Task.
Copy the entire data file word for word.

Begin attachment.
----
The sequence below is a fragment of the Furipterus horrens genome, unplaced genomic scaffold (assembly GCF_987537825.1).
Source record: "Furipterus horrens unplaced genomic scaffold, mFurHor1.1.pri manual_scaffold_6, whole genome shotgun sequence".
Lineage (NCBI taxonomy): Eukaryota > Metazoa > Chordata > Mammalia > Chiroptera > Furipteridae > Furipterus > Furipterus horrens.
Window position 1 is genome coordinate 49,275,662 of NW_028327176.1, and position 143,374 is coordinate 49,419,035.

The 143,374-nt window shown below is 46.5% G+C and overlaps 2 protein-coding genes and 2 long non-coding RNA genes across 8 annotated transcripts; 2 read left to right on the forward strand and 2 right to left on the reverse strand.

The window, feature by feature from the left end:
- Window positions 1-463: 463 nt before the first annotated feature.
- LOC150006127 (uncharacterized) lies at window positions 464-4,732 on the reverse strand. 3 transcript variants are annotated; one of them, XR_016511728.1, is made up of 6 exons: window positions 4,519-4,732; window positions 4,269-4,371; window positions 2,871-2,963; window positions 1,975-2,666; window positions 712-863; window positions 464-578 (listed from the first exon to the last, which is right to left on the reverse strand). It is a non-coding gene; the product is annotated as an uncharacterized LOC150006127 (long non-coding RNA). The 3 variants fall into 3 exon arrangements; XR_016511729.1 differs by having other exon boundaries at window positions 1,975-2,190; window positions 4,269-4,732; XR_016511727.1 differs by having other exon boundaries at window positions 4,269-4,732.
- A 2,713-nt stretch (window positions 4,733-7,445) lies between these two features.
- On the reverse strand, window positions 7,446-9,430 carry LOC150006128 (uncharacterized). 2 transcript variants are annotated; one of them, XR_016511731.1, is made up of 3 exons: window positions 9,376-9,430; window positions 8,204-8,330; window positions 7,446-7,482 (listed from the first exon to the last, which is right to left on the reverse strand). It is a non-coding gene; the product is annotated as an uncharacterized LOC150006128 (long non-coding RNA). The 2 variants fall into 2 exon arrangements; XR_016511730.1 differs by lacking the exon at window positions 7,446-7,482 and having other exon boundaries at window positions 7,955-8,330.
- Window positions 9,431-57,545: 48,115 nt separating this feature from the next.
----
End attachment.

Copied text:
The sequence below is a fragment of the Furipterus horrens genome, unplaced genomic scaffold (assembly GCF_987537825.1).
Source record: "Furipterus horrens unplaced genomic scaffold, mFurHor1.1.pri manual_scaffold_6, whole genome shotgun sequence".
Lineage (NCBI taxonomy): Eukaryota > Metazoa > Chordata > Mammalia > Chiroptera > Furipteridae > Furipterus > Furipterus horrens.
Window position 1 is genome coordinate 49,275,662 of NW_028327176.1, and position 143,374 is coordinate 49,419,035.

The 143,374-nt window shown below is 46.5% G+C and overlaps 2 protein-coding genes and 2 long non-coding RNA genes across 8 annotated transcripts; 2 read left to right on the forward strand and 2 right to left on the reverse strand.

The window, feature by feature from the left end:
- Window positions 1-463: 463 nt before the first annotated feature.
- LOC150006127 (uncharacterized) lies at window positions 464-4,732 on the reverse strand. 3 transcript variants are annotated; one of them, XR_016511728.1, is made up of 6 exons: window positions 4,519-4,732; window positions 4,269-4,371; window positions 2,871-2,963; window positions 1,975-2,666; window positions 712-863; window positions 464-578 (listed from the first exon to the last, which is right to left on the reverse strand). It is a non-coding gene; the product is annotated as an uncharacterized LOC150006127 (long non-coding RNA). The 3 variants fall into 3 exon arrangements; XR_016511729.1 differs by having other exon boundaries at window positions 1,975-2,190; window positions 4,269-4,732; XR_016511727.1 differs by having other exon boundaries at window positions 4,269-4,732.
- A 2,713-nt stretch (window positions 4,733-7,445) lies between these two features.
- On the reverse strand, window positions 7,446-9,430 carry LOC150006128 (uncharacterized). 2 transcript variants are annotated; one of them, XR_016511731.1, is made up of 3 exons: window positions 9,376-9,430; window positions 8,204-8,330; window positions 7,446-7,482 (listed from the first exon to the last, which is right to left on the reverse strand). It is a non-coding gene; the product is annotated as an uncharacterized LOC150006128 (long non-coding RNA). The 2 variants fall into 2 exon arrangements; XR_016511730.1 differs by lacking the exon at window positions 7,446-7,482 and having other exon boundaries at window positions 7,955-8,330.
- Window positions 9,431-57,545: 48,115 nt separating this feature from the next.